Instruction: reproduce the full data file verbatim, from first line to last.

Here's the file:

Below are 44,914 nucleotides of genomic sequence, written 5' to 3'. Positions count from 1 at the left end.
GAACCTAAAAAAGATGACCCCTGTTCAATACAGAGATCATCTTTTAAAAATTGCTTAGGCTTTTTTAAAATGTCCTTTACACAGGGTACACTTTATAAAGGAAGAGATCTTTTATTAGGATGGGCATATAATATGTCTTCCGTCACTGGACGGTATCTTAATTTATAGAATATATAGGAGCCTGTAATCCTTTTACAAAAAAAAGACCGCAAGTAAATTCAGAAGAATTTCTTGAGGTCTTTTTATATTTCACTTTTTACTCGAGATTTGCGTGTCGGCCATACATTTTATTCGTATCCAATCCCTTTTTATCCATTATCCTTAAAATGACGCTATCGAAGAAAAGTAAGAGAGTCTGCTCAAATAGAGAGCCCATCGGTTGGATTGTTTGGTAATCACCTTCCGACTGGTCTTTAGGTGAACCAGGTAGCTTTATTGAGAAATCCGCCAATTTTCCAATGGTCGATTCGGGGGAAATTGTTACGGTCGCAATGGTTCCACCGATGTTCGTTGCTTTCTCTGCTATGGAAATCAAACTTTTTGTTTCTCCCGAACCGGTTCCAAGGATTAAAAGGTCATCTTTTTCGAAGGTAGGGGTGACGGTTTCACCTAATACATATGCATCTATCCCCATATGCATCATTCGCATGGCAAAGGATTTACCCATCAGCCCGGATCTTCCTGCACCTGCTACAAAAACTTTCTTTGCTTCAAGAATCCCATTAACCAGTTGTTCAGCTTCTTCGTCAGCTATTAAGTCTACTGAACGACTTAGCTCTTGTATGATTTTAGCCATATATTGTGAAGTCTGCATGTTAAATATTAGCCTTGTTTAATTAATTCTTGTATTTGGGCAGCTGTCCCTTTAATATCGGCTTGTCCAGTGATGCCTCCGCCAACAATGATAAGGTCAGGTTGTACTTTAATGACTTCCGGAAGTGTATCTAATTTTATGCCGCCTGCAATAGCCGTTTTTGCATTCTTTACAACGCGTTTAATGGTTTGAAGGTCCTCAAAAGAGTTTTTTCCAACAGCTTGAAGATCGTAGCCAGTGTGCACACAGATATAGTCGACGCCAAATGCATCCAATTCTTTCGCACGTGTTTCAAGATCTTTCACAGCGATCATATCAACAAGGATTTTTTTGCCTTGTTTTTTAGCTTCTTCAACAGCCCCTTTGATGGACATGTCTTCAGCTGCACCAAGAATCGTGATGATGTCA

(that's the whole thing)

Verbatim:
Below are 44,914 nucleotides of genomic sequence, written 5' to 3'. Positions count from 1 at the left end.
GAACCTAAAAAAGATGACCCCTGTTCAATACAGAGATCATCTTTTAAAAATTGCTTAGGCTTTTTTAAAATGTCCTTTACACAGGGTACACTTTATAAAGGAAGAGATCTTTTATTAGGATGGGCATATAATATGTCTTCCGTCACTGGACGGTATCTTAATTTATAGAATATATAGGAGCCTGTAATCCTTTTACAAAAAAAAGACCGCAAGTAAATTCAGAAGAATTTCTTGAGGTCTTTTTATATTTCACTTTTTACTCGAGATTTGCGTGTCGGCCATACATTTTATTCGTATCCAATCCCTTTTTATCCATTATCCTTAAAATGACGCTATCGAAGAAAAGTAAGAGAGTCTGCTCAAATAGAGAGCCCATCGGTTGGATTGTTTGGTAATCACCTTCCGACTGGTCTTTAGGTGAACCAGGTAGCTTTATTGAGAAATCCGCCAATTTTCCAATGGTCGATTCGGGGGAAATTGTTACGGTCGCAATGGTTCCACCGATGTTCGTTGCTTTCTCTGCTATGGAAATCAAACTTTTTGTTTCTCCCGAACCGGTTCCAAGGATTAAAAGGTCATCTTTTTCGAAGGTAGGGGTGACGGTTTCACCTAATACATATGCATCTATCCCCATATGCATCATTCGCATGGCAAAGGATTTACCCATCAGCCCGGATCTTCCTGCACCTGCTACAAAAACTTTCTTTGCTTCAAGAATCCCATTAACCAGTTGTTCAGCTTCTTCGTCAGCTATTAAGTCTACTGAACGACTTAGCTCTTGTATGATTTTAGCCATATATTGTGAAGTCTGCATGTTAAATATTAGCCTTGTTTAATTAATTCTTGTATTTGGGCAGCTGTCCCTTTAATATCGGCTTGTCCAGTGATGCCTCCGCCAACAATGATAAGGTCAGGTTGTACTTTAATGACTTCCGGAAGTGTATCTAATTTTATGCCGCCTGCAATAGCCGTTTTTGCATTCTTTACAACGCGTTTAATGGTTTGAAGGTCCTCAAAAGAGTTTTTTCCAACAGCTTGAAGATCGTAGCCAGTGTGCACACAGATATAGTCGACGCCAAATGCATCCAATTCTTTCGCACGTGTTTCAAGATCTTTCACAGCGATCATATCAACAAGGATTTTTTTGCCTTGTTTTTTAGCTTCTTCAACAGCCCCTTTGATGGACATGTCTTCAGCTGCACCAAGAATCGTGATGATGTCA